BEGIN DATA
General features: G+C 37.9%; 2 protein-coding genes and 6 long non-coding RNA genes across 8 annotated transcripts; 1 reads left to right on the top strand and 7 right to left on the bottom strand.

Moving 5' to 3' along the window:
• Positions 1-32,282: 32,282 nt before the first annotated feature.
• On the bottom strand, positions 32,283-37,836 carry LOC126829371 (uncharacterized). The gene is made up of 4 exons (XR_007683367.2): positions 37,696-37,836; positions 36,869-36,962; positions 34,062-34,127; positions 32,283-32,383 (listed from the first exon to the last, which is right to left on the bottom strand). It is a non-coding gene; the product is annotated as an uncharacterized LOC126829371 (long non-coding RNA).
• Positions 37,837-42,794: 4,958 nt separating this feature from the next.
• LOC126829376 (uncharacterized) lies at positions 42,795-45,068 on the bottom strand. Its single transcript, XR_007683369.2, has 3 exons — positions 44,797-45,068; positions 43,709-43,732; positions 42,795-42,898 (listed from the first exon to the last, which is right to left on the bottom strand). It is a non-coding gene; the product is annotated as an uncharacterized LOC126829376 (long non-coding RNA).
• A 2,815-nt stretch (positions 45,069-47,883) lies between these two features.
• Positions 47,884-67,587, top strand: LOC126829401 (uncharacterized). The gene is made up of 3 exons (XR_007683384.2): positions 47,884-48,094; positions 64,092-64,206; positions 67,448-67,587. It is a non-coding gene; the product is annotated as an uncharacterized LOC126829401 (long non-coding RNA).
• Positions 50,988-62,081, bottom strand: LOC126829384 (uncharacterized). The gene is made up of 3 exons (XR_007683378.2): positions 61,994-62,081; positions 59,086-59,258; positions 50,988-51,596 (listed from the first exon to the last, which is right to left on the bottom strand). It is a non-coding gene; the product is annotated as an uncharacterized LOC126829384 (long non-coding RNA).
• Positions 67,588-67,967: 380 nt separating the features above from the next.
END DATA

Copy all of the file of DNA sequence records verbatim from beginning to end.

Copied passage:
General features: G+C 37.9%; 2 protein-coding genes and 6 long non-coding RNA genes across 8 annotated transcripts; 1 reads left to right on the top strand and 7 right to left on the bottom strand.

Moving 5' to 3' along the window:
• Positions 1-32,282: 32,282 nt before the first annotated feature.
• On the bottom strand, positions 32,283-37,836 carry LOC126829371 (uncharacterized). The gene is made up of 4 exons (XR_007683367.2): positions 37,696-37,836; positions 36,869-36,962; positions 34,062-34,127; positions 32,283-32,383 (listed from the first exon to the last, which is right to left on the bottom strand). It is a non-coding gene; the product is annotated as an uncharacterized LOC126829371 (long non-coding RNA).
• Positions 37,837-42,794: 4,958 nt separating this feature from the next.
• LOC126829376 (uncharacterized) lies at positions 42,795-45,068 on the bottom strand. Its single transcript, XR_007683369.2, has 3 exons — positions 44,797-45,068; positions 43,709-43,732; positions 42,795-42,898 (listed from the first exon to the last, which is right to left on the bottom strand). It is a non-coding gene; the product is annotated as an uncharacterized LOC126829376 (long non-coding RNA).
• A 2,815-nt stretch (positions 45,069-47,883) lies between these two features.
• Positions 47,884-67,587, top strand: LOC126829401 (uncharacterized). The gene is made up of 3 exons (XR_007683384.2): positions 47,884-48,094; positions 64,092-64,206; positions 67,448-67,587. It is a non-coding gene; the product is annotated as an uncharacterized LOC126829401 (long non-coding RNA).
• Positions 50,988-62,081, bottom strand: LOC126829384 (uncharacterized). The gene is made up of 3 exons (XR_007683378.2): positions 61,994-62,081; positions 59,086-59,258; positions 50,988-51,596 (listed from the first exon to the last, which is right to left on the bottom strand). It is a non-coding gene; the product is annotated as an uncharacterized LOC126829384 (long non-coding RNA).
• Positions 67,588-67,967: 380 nt separating the features above from the next.